A Solar Future: Yosemite National Park Taps Into Sun Power

Sal holds a political science degree from the George Washington University. He's written about all things environment since 2007.
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A sun-powered rainbow at Yosemite's Bridalveil Falls. Photo: Darrin Zammit Lupi/Reuters

Half Dome, El Capitan, Mirror Lake, Sentinel Dome, Glacier Point, Toulumne Meadows—California’s Yosemite National Park is home to some of America’s most idyllic natural beauty. Now, thanks to $4.4 million from the American Recovery and Reinvestment Act, it will be home to the largest solar energy grid in the U.S. National Park System.

Paragon Industrial Applications, a California company, will begin construction in June on a 539-kilowatt photovoltaic electric system. Solar panels will be built in two places—on various existing buildings and on the top of a soon-to-be-built shade structure, under which cars will be parked. Officials estimate the project will save the park around $104,000 per year. Better still? Yosemite’s reliance on grid-electricity will be cut by up to 12 percent.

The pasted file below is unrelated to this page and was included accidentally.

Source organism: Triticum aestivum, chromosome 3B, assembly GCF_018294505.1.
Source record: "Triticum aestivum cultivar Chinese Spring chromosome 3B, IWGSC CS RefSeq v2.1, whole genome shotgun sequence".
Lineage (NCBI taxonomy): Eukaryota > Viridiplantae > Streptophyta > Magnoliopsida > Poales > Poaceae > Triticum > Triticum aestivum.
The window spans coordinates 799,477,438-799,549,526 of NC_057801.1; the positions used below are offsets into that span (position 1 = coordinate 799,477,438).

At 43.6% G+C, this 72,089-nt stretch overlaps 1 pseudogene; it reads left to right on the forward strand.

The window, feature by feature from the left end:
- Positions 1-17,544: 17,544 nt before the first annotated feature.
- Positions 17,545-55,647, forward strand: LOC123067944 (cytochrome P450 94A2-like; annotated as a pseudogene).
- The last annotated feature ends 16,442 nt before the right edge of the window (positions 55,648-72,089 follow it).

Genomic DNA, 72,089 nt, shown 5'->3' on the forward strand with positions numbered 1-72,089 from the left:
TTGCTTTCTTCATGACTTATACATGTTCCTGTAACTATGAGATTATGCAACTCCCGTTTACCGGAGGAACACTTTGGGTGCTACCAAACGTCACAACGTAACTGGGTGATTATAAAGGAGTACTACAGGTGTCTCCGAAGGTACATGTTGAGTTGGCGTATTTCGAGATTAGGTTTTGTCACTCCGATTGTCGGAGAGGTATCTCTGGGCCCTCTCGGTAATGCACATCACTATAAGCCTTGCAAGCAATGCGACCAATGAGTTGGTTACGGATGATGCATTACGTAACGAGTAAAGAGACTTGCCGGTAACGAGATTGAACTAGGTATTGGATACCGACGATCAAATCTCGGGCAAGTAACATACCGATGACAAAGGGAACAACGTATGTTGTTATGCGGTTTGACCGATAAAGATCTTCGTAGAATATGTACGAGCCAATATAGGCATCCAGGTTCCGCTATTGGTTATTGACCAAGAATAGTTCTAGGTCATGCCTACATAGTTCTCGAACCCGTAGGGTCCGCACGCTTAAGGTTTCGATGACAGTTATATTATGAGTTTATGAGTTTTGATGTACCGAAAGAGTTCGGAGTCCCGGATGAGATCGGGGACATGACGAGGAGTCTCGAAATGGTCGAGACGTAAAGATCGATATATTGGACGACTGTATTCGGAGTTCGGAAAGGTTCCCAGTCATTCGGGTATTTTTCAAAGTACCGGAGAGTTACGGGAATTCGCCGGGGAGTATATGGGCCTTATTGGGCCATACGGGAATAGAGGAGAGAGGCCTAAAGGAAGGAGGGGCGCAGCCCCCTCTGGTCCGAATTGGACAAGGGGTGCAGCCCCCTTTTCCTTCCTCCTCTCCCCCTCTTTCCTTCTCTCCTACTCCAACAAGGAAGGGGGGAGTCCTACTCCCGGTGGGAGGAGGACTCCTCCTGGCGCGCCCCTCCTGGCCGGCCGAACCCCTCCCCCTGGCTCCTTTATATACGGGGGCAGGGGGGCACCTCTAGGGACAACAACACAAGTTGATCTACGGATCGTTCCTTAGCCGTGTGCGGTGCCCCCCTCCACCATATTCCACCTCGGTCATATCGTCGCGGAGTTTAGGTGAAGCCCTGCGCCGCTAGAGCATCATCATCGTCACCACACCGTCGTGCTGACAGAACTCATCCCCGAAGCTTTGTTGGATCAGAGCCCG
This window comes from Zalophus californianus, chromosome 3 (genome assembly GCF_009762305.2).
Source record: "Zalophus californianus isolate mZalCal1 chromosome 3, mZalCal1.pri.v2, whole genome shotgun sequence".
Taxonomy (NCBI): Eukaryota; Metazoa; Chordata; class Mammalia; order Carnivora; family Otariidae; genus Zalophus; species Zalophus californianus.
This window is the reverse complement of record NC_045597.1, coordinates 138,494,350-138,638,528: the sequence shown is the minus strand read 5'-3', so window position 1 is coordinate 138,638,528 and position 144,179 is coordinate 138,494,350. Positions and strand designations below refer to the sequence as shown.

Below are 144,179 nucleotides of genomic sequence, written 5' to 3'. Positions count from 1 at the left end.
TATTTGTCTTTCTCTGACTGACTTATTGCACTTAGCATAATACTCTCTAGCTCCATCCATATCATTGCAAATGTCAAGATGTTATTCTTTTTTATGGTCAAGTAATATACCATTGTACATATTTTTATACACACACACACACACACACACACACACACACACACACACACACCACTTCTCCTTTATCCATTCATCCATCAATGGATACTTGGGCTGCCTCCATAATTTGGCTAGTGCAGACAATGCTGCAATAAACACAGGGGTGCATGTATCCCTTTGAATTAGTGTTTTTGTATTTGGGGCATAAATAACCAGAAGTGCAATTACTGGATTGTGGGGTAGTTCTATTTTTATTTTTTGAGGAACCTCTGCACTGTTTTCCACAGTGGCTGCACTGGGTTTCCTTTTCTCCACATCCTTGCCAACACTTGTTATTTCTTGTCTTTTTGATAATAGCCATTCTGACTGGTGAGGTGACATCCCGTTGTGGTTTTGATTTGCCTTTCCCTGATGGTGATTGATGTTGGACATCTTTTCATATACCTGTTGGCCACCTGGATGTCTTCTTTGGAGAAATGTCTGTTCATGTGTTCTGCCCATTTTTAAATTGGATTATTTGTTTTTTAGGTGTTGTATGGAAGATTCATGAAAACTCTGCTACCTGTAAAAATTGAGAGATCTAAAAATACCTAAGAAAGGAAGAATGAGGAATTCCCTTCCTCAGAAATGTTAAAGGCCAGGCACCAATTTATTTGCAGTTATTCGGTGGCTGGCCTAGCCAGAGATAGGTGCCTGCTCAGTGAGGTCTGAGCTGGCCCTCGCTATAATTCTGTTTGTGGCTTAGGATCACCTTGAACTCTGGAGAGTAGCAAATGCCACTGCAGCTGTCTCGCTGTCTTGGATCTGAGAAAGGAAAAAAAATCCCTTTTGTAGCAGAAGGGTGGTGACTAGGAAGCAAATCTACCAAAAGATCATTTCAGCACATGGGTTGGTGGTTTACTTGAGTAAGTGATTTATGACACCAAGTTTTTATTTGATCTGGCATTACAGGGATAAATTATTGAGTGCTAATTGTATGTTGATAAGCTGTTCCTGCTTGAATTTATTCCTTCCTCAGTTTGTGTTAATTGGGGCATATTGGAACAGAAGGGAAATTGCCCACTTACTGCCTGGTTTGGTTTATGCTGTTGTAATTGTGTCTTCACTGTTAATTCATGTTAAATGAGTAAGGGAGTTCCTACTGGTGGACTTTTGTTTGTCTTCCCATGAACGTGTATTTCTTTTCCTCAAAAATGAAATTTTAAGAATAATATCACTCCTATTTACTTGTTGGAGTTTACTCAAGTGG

“This project exemplifies how Yosemite, the Pacific West Region, the National Park Service, the Department of the Interior and the president are trying to lead the way in making our facilities climate-friendly,” said Secretary of the Interior Ken Salazar in a written statement.

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